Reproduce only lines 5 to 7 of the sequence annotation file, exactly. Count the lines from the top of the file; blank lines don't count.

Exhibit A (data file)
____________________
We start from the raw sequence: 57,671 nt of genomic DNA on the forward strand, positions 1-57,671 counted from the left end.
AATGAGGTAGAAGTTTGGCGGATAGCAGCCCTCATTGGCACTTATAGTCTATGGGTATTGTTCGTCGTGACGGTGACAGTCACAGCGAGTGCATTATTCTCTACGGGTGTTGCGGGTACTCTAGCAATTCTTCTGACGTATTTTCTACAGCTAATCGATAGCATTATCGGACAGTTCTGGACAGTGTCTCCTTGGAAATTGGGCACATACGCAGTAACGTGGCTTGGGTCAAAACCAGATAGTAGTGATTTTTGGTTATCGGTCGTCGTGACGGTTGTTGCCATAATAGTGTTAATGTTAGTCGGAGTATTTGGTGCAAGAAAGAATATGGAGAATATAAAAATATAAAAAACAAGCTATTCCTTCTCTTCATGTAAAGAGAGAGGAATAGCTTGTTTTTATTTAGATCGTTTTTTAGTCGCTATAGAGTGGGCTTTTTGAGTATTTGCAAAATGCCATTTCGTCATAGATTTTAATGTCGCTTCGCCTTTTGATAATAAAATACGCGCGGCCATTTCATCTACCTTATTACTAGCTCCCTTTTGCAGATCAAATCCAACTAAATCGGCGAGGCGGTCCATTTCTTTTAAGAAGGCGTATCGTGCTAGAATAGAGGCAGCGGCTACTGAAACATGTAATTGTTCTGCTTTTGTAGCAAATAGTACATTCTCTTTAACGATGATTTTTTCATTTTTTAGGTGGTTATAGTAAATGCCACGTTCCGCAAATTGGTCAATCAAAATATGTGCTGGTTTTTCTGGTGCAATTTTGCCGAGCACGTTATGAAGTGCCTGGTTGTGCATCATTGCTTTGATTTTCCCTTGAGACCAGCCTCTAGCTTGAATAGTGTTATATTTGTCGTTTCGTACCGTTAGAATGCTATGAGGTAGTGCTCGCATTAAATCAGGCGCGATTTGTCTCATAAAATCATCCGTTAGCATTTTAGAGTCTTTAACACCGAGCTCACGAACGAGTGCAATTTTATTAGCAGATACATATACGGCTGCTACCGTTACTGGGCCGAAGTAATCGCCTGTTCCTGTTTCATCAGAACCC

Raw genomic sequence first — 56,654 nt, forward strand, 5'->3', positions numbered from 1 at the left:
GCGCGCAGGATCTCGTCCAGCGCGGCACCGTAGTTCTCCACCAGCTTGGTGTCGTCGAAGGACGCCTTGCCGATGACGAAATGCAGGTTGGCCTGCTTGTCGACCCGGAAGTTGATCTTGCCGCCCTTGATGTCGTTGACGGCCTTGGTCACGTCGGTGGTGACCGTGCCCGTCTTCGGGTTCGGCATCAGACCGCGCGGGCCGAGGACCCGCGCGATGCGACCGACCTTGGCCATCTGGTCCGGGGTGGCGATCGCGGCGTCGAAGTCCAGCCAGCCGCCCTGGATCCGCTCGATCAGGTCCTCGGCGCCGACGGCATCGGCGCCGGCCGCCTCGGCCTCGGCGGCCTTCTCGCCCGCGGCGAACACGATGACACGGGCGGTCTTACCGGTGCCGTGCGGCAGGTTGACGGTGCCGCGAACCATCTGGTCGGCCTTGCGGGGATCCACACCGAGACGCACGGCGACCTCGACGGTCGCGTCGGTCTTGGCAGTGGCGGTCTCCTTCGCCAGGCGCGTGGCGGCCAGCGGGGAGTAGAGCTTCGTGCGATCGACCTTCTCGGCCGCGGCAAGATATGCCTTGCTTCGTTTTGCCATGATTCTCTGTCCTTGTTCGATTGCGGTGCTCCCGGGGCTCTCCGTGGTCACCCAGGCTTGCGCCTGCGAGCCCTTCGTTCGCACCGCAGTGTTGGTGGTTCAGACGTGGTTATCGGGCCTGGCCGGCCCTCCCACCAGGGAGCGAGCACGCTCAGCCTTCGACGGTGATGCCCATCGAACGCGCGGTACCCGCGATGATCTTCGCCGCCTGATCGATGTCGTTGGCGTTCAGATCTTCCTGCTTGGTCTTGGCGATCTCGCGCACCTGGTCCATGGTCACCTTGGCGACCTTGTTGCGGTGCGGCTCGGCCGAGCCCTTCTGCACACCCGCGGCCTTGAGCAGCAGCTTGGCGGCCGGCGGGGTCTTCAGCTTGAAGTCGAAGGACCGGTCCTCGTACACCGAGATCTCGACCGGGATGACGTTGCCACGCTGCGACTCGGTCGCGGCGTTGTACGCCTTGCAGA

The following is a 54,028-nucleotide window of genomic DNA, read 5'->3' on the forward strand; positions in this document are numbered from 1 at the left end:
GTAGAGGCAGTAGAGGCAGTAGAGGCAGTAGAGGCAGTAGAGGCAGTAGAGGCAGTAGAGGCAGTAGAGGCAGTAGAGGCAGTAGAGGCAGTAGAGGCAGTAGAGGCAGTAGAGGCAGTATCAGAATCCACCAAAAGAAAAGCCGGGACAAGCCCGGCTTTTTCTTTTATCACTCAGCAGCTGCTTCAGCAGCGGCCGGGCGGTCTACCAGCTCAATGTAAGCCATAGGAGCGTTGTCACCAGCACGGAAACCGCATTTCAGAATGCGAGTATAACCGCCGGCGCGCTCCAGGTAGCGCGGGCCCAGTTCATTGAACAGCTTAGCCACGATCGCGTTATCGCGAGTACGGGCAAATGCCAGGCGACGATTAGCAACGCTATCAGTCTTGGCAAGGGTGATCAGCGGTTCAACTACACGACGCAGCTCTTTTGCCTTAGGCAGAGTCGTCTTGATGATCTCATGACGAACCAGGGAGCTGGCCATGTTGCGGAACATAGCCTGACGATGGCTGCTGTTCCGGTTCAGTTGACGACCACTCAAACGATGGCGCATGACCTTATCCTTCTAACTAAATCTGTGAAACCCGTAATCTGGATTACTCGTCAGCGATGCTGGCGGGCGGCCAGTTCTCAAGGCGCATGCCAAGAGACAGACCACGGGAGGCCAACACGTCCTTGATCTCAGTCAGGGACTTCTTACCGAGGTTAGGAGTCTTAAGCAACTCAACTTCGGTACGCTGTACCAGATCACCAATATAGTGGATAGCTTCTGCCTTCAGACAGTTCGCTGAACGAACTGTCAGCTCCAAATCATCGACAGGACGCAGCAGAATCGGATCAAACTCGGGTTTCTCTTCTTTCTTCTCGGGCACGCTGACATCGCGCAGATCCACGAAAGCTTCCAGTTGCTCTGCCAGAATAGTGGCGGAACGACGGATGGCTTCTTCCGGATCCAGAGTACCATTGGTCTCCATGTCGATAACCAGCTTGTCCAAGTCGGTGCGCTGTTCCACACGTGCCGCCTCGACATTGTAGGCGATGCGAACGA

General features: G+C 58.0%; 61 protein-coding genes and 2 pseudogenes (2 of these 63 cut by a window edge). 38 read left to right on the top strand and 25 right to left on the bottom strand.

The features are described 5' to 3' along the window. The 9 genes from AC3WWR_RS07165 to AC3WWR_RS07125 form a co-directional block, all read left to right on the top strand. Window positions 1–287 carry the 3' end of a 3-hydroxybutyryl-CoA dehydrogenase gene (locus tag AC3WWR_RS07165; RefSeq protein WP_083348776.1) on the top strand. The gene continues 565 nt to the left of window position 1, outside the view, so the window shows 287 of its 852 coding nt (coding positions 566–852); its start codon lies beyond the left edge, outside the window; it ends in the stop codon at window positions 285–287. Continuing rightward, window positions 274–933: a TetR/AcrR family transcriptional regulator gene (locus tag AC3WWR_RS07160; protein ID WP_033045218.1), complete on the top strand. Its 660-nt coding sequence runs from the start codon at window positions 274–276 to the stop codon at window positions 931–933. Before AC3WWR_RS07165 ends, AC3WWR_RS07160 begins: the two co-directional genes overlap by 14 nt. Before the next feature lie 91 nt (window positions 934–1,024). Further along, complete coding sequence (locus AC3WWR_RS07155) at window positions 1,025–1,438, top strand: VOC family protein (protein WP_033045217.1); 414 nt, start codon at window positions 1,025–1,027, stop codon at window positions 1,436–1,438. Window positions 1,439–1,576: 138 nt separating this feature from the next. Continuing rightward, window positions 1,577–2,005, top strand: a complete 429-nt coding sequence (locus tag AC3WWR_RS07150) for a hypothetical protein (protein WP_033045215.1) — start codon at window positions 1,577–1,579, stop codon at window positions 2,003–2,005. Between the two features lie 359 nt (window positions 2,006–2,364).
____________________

The following is a 54,028-nucleotide window of genomic DNA, read 5'->3' on the forward strand; positions in this document are numbered from 1 at the left end:
GTAGAGGCAGTAGAGGCAGTAGAGGCAGTAGAGGCAGTAGAGGCAGTAGAGGCAGTAGAGGCAGTAGAGGCAGTAGAGGCAGTAGAGGCAGTAGAGGCAGTAGAGGCAGTAGAGGCAGTATCAGAATCCACCAAAAGAAAAGCCGGGACAAGCCCGGCTTTTTCTTTTATCACTCAGCAGCTGCTTCAGCAGCGGCCGGGCGGTCTACCAGCTCAATGTAAGCCATAGGAGCGTTGTCACCAGCACGGAAACCGCATTTCAGAATGCGAGTATAACCGCCGGCGCGCTCCAGGTAGCGCGGGCCCAGTTCATTGAACAGCTTAGCCACGATCGCGTTATCGCGAGTACGGGCAAATGCCAGGCGACGATTAGCAACGCTATCAGTCTTGGCAAGGGTGATCAGCGGTTCAACTACACGACGCAGCTCTTTTGCCTTAGGCAGAGTCGTCTTGATGATCTCATGACGAACCAGGGAGCTGGCCATGTTGCGGAACATAGCCTGACGATGGCTGCTGTTCCGGTTCAGTTGACGACCACTCAAACGATGGCGCATGACCTTATCCTTCTAACTAAATCTGTGAAACCCGTAATCTGGATTACTCGTCAGCGATGCTGGCGGGCGGCCAGTTCTCAAGGCGCATGCCAAGAGACAGACCACGGGAGGCCAACACGTCCTTGATCTCAGTCAGGGACTTCTTACCGAGGTTAGGAGTCTTAAGCAACTCAACTTCGGTACGCTGTACCAGATCACCAATATAGTGGATAGCTTCTGCCTTCAGACAGTTCGCTGAACGAACTGTCAGCTCCAAATCATCGACAGGACGCAGCAGAATCGGATCAAACTCGGGTTTCTCTTCTTTCTTCTCGGGCACGCTGACATCGCGCAGATCCACGAAAGCTTCCAGTTGCTCTGCCAGAATAGTGGCGGAACGACGGATGGCTTCTTCCGGATCCAGAGTACCATTGGTCTCCATGTCGATAACCAGCTTGTCCAAGTCGGTGCGCTGTTCCACACGTGCCGCCTCGACATTGTAGGCGATGCGAACGA

General features: G+C 58.0%; 61 protein-coding genes and 2 pseudogenes (2 of these 63 cut by a window edge). 38 read left to right on the top strand and 25 right to left on the bottom strand.